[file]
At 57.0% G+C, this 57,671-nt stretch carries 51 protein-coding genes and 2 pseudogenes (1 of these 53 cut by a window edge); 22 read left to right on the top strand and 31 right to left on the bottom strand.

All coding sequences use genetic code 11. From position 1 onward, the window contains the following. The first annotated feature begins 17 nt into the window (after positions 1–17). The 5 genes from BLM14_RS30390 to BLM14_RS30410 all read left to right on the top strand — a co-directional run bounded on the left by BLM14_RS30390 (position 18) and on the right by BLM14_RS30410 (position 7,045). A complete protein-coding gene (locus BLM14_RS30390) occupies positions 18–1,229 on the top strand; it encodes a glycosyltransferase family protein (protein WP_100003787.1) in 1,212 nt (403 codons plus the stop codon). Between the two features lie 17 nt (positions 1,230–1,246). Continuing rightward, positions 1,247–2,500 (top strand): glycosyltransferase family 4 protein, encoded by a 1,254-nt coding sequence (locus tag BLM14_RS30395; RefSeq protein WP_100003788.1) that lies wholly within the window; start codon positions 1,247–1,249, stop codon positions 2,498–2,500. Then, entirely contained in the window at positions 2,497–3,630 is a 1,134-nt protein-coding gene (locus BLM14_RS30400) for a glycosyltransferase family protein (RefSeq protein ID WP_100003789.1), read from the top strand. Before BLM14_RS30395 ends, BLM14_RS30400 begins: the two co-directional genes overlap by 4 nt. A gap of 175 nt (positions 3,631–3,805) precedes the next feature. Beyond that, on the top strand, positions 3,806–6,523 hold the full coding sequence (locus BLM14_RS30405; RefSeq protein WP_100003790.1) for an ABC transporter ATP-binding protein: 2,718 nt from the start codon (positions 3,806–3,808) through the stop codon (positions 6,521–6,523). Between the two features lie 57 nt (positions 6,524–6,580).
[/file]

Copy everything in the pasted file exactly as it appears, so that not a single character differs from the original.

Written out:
At 57.0% G+C, this 57,671-nt stretch carries 51 protein-coding genes and 2 pseudogenes (1 of these 53 cut by a window edge); 22 read left to right on the top strand and 31 right to left on the bottom strand.

All coding sequences use genetic code 11. From position 1 onward, the window contains the following. The first annotated feature begins 17 nt into the window (after positions 1–17). The 5 genes from BLM14_RS30390 to BLM14_RS30410 all read left to right on the top strand — a co-directional run bounded on the left by BLM14_RS30390 (position 18) and on the right by BLM14_RS30410 (position 7,045). A complete protein-coding gene (locus BLM14_RS30390) occupies positions 18–1,229 on the top strand; it encodes a glycosyltransferase family protein (protein WP_100003787.1) in 1,212 nt (403 codons plus the stop codon). Between the two features lie 17 nt (positions 1,230–1,246). Continuing rightward, positions 1,247–2,500 (top strand): glycosyltransferase family 4 protein, encoded by a 1,254-nt coding sequence (locus tag BLM14_RS30395; RefSeq protein WP_100003788.1) that lies wholly within the window; start codon positions 1,247–1,249, stop codon positions 2,498–2,500. Then, entirely contained in the window at positions 2,497–3,630 is a 1,134-nt protein-coding gene (locus BLM14_RS30400) for a glycosyltransferase family protein (RefSeq protein ID WP_100003789.1), read from the top strand. Before BLM14_RS30395 ends, BLM14_RS30400 begins: the two co-directional genes overlap by 4 nt. A gap of 175 nt (positions 3,631–3,805) precedes the next feature. Beyond that, on the top strand, positions 3,806–6,523 hold the full coding sequence (locus BLM14_RS30405; RefSeq protein WP_100003790.1) for an ABC transporter ATP-binding protein: 2,718 nt from the start codon (positions 3,806–3,808) through the stop codon (positions 6,521–6,523). Between the two features lie 57 nt (positions 6,524–6,580).